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Author Topic: G Scale  (Read 17015 times)
Chuck N

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« Reply #15 on: October 23, 2014, 07:21:09 PM »

Well said Bill.  In my experience, the ten foot rule rules.  Only on a diorama could the spacing of the ties be a critical part of an exhibit.  Outdoors, as far as I observe spacing of ties is not a critical factor.  I use what I have. No big deal.

Several times a year I take trains out to run on a large (600' mainline) layout.  We run all scales:  1:13.7, 1:22.5, 1:24, 1:29, 1:32, and "O".  I have never heard a comment about the spacing of the ties.  The "O" has a separate track.

Chuck
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trainstrainstrains

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« Reply #16 on: October 23, 2014, 09:13:30 PM »

About power supplies: Aristo-Craft 55460 power supply. 1 train, Spectrum 2 truck 36 ton Shay, 8 cars, flat loop track. OK?
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Chuck N

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« Reply #17 on: October 23, 2014, 09:41:15 PM »

The 10 amp is good.  It is just a power supply, I think that you will need to add a speed controller.  I'm not familiar with this supply, but I think that, by reading the description, it puts out a pulse width voltage.  Some engines and sound systems may have problems with pulse width voltage.  Other posters may be able to elaborate further.

Years ago I had an Aristo controller that put out a pulse width signal, but it had a switch to go between pulse width and linear.  I always used the linear mode.

Chuck
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tac

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« Reply #18 on: October 24, 2014, 05:21:39 AM »

MOST modern r/c units use PWR - using them on a motor designed for linear voltage will cause loads of problems - overheating, a heavy buzzing/humming noise, and eventual destruction.  Remember too that our bigger locos use a LOT more power, volts AND amps, than anything you'd EVER find on H0 scale, and that really does matter.

A big AccuCraft K27 with ten cars behind it it is easily using 18-20V and four or five amps - more it you have lighted passenger cars off track power.  By way of contrast, most of my straight DC H0 locos will run on 3-5V and 250 MA...

tac
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trainstrainstrains

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« Reply #19 on: October 24, 2014, 07:26:58 AM »

The confusing part is that many power supplies don't specify Amps, or PWR or DC or DCC, or linear voltage. Frankly it looks that I must improve my  knowledge of electricity before trying to buy a power supply, at the moment I do not understand the terminology. 5 amps however from what I have been able to understand from your valuable advice,  seems sufficient for me at the moment, since I will not be running more than one train on one setup with one locomotive at a time, probably max one lighted passenger car with 5  lagondas, sound yes, no slopes and the biggest locomotive I have is my   Spectrum  36 ton Shay. My present power supply is a 1 amp LGB.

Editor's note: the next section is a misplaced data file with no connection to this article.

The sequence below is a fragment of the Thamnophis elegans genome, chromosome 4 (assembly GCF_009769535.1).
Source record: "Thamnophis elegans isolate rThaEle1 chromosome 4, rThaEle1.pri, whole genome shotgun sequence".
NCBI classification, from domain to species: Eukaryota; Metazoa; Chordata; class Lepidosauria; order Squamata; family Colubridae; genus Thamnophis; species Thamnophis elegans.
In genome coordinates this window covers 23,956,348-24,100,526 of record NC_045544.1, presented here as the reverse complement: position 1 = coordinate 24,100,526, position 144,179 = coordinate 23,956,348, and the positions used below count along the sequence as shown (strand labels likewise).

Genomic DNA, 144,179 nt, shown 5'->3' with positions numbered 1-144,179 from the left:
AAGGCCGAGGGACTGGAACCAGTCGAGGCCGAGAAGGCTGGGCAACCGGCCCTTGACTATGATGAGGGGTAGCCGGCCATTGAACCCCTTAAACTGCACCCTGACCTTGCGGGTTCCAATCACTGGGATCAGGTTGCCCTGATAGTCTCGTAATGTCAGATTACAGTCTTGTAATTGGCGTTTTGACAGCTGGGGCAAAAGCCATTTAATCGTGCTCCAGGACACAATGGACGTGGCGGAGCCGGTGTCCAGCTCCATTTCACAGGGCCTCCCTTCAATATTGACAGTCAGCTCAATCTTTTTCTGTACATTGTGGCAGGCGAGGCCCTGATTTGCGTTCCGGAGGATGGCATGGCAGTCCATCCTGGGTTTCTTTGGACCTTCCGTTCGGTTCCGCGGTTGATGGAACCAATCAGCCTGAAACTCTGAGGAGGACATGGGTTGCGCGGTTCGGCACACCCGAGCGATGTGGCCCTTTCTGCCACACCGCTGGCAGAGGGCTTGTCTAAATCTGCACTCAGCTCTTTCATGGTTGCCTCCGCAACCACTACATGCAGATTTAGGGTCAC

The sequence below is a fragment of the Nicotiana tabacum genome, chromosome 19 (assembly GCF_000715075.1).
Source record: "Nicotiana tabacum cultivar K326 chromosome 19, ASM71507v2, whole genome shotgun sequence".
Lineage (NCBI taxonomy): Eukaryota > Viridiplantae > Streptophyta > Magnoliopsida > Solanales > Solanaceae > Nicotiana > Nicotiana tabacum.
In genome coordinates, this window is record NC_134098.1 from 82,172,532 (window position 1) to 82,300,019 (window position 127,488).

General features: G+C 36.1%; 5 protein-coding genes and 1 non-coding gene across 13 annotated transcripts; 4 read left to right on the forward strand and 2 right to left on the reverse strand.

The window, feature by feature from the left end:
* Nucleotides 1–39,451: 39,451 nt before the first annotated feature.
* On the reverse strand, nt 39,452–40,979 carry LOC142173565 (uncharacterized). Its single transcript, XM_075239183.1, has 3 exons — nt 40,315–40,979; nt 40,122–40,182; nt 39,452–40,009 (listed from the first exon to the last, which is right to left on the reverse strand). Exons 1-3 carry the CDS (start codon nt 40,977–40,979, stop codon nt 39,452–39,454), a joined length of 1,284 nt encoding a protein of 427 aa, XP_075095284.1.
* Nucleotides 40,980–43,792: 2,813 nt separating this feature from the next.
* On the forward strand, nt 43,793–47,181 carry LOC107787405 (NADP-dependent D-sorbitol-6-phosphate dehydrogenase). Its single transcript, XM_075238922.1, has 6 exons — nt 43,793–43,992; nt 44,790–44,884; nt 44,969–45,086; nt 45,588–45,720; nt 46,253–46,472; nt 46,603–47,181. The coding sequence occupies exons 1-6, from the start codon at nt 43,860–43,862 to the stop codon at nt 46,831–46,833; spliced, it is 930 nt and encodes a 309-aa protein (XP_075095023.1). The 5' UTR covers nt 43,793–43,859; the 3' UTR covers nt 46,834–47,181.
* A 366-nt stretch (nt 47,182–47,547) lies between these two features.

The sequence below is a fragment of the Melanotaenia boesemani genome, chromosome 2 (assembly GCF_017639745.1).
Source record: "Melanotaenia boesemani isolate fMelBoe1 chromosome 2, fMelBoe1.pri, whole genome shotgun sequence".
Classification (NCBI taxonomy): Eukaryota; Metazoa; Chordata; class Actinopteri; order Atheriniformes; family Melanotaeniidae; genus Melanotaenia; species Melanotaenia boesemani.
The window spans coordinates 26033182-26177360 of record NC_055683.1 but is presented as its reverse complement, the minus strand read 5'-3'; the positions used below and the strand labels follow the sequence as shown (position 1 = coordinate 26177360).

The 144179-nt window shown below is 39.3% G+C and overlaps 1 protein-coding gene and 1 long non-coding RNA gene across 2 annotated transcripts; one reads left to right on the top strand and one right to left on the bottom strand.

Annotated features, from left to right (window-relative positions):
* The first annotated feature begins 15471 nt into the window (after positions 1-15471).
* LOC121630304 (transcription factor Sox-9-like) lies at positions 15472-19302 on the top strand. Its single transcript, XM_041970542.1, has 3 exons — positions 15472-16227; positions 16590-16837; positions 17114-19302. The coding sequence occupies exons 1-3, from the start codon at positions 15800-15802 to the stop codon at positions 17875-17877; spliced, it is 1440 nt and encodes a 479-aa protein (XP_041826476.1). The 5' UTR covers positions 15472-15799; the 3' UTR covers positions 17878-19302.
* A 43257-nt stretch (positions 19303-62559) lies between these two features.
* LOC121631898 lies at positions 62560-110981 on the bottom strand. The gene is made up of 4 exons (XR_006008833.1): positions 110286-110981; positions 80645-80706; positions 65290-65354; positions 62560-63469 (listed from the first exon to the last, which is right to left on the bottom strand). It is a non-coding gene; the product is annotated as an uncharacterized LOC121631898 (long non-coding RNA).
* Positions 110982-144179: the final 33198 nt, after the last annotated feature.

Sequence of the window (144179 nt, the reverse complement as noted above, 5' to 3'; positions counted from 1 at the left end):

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tac

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« Reply #20 on: October 24, 2014, 09:49:27 AM »

The confusing part is that many power supplies don't specify Amps, or PWR or DC or DCC, or linear voltage. Frankly it looks that I must improve my  knowledge of electricity before trying to buy a power supply, at the moment I do not understand the terminology. 5 amps however from what I have been able to understand from your valuable advice,  seems sufficient for me at the moment, since I will not be running more than one train on one setup with one locomotive at a time, probably max one lighted passenger car with 5  lagondas, sound yes, no slopes and the biggest locomotive I have is my   Spectrum  36 ton Shay. My present power supply is a 1 amp LGB.


Power units per se are required by international law to show the working voltage and amperage right there 'on the box'.  I have two Aristocraft units that have dual voltage/amperage selectivity, depending on the required power for your type of train - 22v and 13A or 13.8V 20A - plenty juice enuff for most application you are ever going to need.  You will, of course, also need some knd of throttle unit with a matching amperage capacity.